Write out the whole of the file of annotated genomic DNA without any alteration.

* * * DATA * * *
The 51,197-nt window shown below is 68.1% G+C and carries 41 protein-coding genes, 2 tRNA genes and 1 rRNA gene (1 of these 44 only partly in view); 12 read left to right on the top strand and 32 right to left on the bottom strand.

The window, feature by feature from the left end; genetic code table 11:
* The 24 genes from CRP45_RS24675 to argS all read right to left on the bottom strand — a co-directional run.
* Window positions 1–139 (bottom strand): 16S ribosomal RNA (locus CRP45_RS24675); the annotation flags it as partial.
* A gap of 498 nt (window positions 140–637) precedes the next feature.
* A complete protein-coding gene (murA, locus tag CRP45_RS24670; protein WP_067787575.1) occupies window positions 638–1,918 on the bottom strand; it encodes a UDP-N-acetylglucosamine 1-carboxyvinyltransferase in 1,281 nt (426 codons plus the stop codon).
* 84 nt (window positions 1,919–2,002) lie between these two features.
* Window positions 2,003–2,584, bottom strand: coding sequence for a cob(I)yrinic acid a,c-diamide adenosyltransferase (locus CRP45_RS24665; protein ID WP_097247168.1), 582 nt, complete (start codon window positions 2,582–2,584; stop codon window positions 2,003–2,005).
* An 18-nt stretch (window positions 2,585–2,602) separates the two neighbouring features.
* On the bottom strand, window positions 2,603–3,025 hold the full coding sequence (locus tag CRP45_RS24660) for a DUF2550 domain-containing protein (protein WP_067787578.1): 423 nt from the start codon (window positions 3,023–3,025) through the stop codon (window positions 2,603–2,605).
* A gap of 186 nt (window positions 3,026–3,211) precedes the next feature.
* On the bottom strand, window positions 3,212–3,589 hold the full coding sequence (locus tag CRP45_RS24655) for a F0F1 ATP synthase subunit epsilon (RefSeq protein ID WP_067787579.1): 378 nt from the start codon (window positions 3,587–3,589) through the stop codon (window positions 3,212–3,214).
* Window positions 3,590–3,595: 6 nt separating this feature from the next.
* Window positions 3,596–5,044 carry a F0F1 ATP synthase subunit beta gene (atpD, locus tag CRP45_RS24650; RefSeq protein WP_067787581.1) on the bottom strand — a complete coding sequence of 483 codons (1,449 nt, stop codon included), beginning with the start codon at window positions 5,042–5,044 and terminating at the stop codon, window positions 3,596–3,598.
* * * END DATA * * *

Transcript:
The 51,197-nt window shown below is 68.1% G+C and carries 41 protein-coding genes, 2 tRNA genes and 1 rRNA gene (1 of these 44 only partly in view); 12 read left to right on the top strand and 32 right to left on the bottom strand.

The window, feature by feature from the left end; genetic code table 11:
* The 24 genes from CRP45_RS24675 to argS all read right to left on the bottom strand — a co-directional run.
* Window positions 1–139 (bottom strand): 16S ribosomal RNA (locus CRP45_RS24675); the annotation flags it as partial.
* A gap of 498 nt (window positions 140–637) precedes the next feature.
* A complete protein-coding gene (murA, locus tag CRP45_RS24670; protein WP_067787575.1) occupies window positions 638–1,918 on the bottom strand; it encodes a UDP-N-acetylglucosamine 1-carboxyvinyltransferase in 1,281 nt (426 codons plus the stop codon).
* 84 nt (window positions 1,919–2,002) lie between these two features.
* Window positions 2,003–2,584, bottom strand: coding sequence for a cob(I)yrinic acid a,c-diamide adenosyltransferase (locus CRP45_RS24665; protein ID WP_097247168.1), 582 nt, complete (start codon window positions 2,582–2,584; stop codon window positions 2,003–2,005).
* An 18-nt stretch (window positions 2,585–2,602) separates the two neighbouring features.
* On the bottom strand, window positions 2,603–3,025 hold the full coding sequence (locus tag CRP45_RS24660) for a DUF2550 domain-containing protein (protein WP_067787578.1): 423 nt from the start codon (window positions 3,023–3,025) through the stop codon (window positions 2,603–2,605).
* A gap of 186 nt (window positions 3,026–3,211) precedes the next feature.
* On the bottom strand, window positions 3,212–3,589 hold the full coding sequence (locus tag CRP45_RS24655) for a F0F1 ATP synthase subunit epsilon (RefSeq protein ID WP_067787579.1): 378 nt from the start codon (window positions 3,587–3,589) through the stop codon (window positions 3,212–3,214).
* Window positions 3,590–3,595: 6 nt separating this feature from the next.
* Window positions 3,596–5,044 carry a F0F1 ATP synthase subunit beta gene (atpD, locus tag CRP45_RS24650; RefSeq protein WP_067787581.1) on the bottom strand — a complete coding sequence of 483 codons (1,449 nt, stop codon included), beginning with the start codon at window positions 5,042–5,044 and terminating at the stop codon, window positions 3,596–3,598.